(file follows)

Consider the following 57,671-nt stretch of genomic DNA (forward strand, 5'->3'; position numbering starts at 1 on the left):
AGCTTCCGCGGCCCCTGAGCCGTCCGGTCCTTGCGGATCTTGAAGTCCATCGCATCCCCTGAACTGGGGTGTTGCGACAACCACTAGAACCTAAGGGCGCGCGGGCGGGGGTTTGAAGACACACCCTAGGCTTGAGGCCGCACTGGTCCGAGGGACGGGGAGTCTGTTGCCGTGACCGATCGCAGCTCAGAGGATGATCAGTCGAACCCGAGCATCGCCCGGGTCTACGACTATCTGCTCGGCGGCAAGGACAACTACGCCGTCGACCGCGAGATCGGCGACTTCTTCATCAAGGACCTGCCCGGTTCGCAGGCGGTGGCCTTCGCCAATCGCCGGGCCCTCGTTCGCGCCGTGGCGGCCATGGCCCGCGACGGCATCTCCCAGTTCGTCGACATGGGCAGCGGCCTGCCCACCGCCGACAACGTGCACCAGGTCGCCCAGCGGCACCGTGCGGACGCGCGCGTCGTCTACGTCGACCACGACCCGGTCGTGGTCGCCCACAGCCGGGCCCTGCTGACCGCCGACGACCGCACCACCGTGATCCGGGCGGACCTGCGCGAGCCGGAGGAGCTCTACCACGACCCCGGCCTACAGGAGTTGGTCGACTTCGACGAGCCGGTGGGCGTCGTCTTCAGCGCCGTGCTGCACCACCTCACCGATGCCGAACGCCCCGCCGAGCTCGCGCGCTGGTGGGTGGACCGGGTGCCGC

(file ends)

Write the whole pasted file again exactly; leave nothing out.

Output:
Consider the following 57,671-nt stretch of genomic DNA (forward strand, 5'->3'; position numbering starts at 1 on the left):
AGCTTCCGCGGCCCCTGAGCCGTCCGGTCCTTGCGGATCTTGAAGTCCATCGCATCCCCTGAACTGGGGTGTTGCGACAACCACTAGAACCTAAGGGCGCGCGGGCGGGGGTTTGAAGACACACCCTAGGCTTGAGGCCGCACTGGTCCGAGGGACGGGGAGTCTGTTGCCGTGACCGATCGCAGCTCAGAGGATGATCAGTCGAACCCGAGCATCGCCCGGGTCTACGACTATCTGCTCGGCGGCAAGGACAACTACGCCGTCGACCGCGAGATCGGCGACTTCTTCATCAAGGACCTGCCCGGTTCGCAGGCGGTGGCCTTCGCCAATCGCCGGGCCCTCGTTCGCGCCGTGGCGGCCATGGCCCGCGACGGCATCTCCCAGTTCGTCGACATGGGCAGCGGCCTGCCCACCGCCGACAACGTGCACCAGGTCGCCCAGCGGCACCGTGCGGACGCGCGCGTCGTCTACGTCGACCACGACCCGGTCGTGGTCGCCCACAGCCGGGCCCTGCTGACCGCCGACGACCGCACCACCGTGATCCGGGCGGACCTGCGCGAGCCGGAGGAGCTCTACCACGACCCCGGCCTACAGGAGTTGGTCGACTTCGACGAGCCGGTGGGCGTCGTCTTCAGCGCCGTGCTGCACCACCTCACCGATGCCGAACGCCCCGCCGAGCTCGCGCGCTGGTGGGTGGACCGGGTGCCGC